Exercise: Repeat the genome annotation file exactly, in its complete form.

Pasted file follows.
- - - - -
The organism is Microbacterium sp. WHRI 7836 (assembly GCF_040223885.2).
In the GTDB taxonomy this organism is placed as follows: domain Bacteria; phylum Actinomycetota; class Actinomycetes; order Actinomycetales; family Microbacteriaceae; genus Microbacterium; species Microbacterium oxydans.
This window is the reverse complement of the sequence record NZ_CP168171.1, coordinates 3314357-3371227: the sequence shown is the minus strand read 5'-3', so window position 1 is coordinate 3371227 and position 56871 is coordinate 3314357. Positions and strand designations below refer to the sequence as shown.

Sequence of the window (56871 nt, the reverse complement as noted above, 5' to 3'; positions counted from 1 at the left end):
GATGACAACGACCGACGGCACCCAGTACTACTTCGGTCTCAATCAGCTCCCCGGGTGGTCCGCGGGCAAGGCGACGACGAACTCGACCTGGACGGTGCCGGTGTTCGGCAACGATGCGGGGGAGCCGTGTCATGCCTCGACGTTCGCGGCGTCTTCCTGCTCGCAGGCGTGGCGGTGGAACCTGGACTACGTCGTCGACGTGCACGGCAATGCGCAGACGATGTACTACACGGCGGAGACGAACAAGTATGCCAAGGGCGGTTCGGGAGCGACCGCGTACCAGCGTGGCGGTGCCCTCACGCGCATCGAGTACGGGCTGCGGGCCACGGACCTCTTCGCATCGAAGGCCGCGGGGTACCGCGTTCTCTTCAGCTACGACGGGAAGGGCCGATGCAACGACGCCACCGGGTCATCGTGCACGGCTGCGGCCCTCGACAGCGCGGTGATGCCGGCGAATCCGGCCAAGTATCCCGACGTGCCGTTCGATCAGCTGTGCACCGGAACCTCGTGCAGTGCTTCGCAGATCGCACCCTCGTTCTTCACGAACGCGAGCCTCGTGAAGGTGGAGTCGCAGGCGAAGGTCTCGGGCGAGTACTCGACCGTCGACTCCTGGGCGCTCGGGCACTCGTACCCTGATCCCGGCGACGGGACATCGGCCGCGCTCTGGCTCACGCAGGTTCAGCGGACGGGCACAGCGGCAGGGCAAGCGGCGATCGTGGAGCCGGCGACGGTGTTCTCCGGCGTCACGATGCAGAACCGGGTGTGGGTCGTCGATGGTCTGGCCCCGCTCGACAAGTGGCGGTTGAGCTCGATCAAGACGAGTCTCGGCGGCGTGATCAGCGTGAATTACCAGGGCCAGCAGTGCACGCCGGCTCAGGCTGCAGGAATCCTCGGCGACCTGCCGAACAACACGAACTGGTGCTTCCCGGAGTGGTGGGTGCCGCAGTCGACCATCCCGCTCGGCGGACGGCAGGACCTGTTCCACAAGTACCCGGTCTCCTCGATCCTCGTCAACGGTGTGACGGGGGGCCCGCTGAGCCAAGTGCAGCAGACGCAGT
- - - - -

The organism is Microbacterium sp. WHRI 7836 (assembly GCF_040223885.2).
In the GTDB taxonomy this organism is placed as follows: domain Bacteria; phylum Actinomycetota; class Actinomycetes; order Actinomycetales; family Microbacteriaceae; genus Microbacterium; species Microbacterium oxydans.
This window is the reverse complement of the sequence record NZ_CP168171.1, coordinates 3314357-3371227: the sequence shown is the minus strand read 5'-3', so window position 1 is coordinate 3371227 and position 56871 is coordinate 3314357. Positions and strand designations below refer to the sequence as shown.

Sequence of the window (56871 nt, the reverse complement as noted above, 5' to 3'; positions counted from 1 at the left end):
GATGACAACGACCGACGGCACCCAGTACTACTTCGGTCTCAATCAGCTCCCCGGGTGGTCCGCGGGCAAGGCGACGACGAACTCGACCTGGACGGTGCCGGTGTTCGGCAACGATGCGGGGGAGCCGTGTCATGCCTCGACGTTCGCGGCGTCTTCCTGCTCGCAGGCGTGGCGGTGGAACCTGGACTACGTCGTCGACGTGCACGGCAATGCGCAGACGATGTACTACACGGCGGAGACGAACAAGTATGCCAAGGGCGGTTCGGGAGCGACCGCGTACCAGCGTGGCGGTGCCCTCACGCGCATCGAGTACGGGCTGCGGGCCACGGACCTCTTCGCATCGAAGGCCGCGGGGTACCGCGTTCTCTTCAGCTACGACGGGAAGGGCCGATGCAACGACGCCACCGGGTCATCGTGCACGGCTGCGGCCCTCGACAGCGCGGTGATGCCGGCGAATCCGGCCAAGTATCCCGACGTGCCGTTCGATCAGCTGTGCACCGGAACCTCGTGCAGTGCTTCGCAGATCGCACCCTCGTTCTTCACGAACGCGAGCCTCGTGAAGGTGGAGTCGCAGGCGAAGGTCTCGGGCGAGTACTCGACCGTCGACTCCTGGGCGCTCGGGCACTCGTACCCTGATCCCGGCGACGGGACATCGGCCGCGCTCTGGCTCACGCAGGTTCAGCGGACGGGCACAGCGGCAGGGCAAGCGGCGATCGTGGAGCCGGCGACGGTGTTCTCCGGCGTCACGATGCAGAACCGGGTGTGGGTCGTCGATGGTCTGGCCCCGCTCGACAAGTGGCGGTTGAGCTCGATCAAGACGAGTCTCGGCGGCGTGATCAGCGTGAATTACCAGGGCCAGCAGTGCACGCCGGCTCAGGCTGCAGGAATCCTCGGCGACCTGCCGAACAACACGAACTGGTGCTTCCCGGAGTGGTGGGTGCCGCAGTCGACCATCCCGCTCGGCGGACGGCAGGACCTGTTCCACAAGTACCCGGTCTCCTCGATCCTCGTCAACGGTGTGACGGGGGGCCCGCTGAGCCAAGTGCAGCAGACGCAGT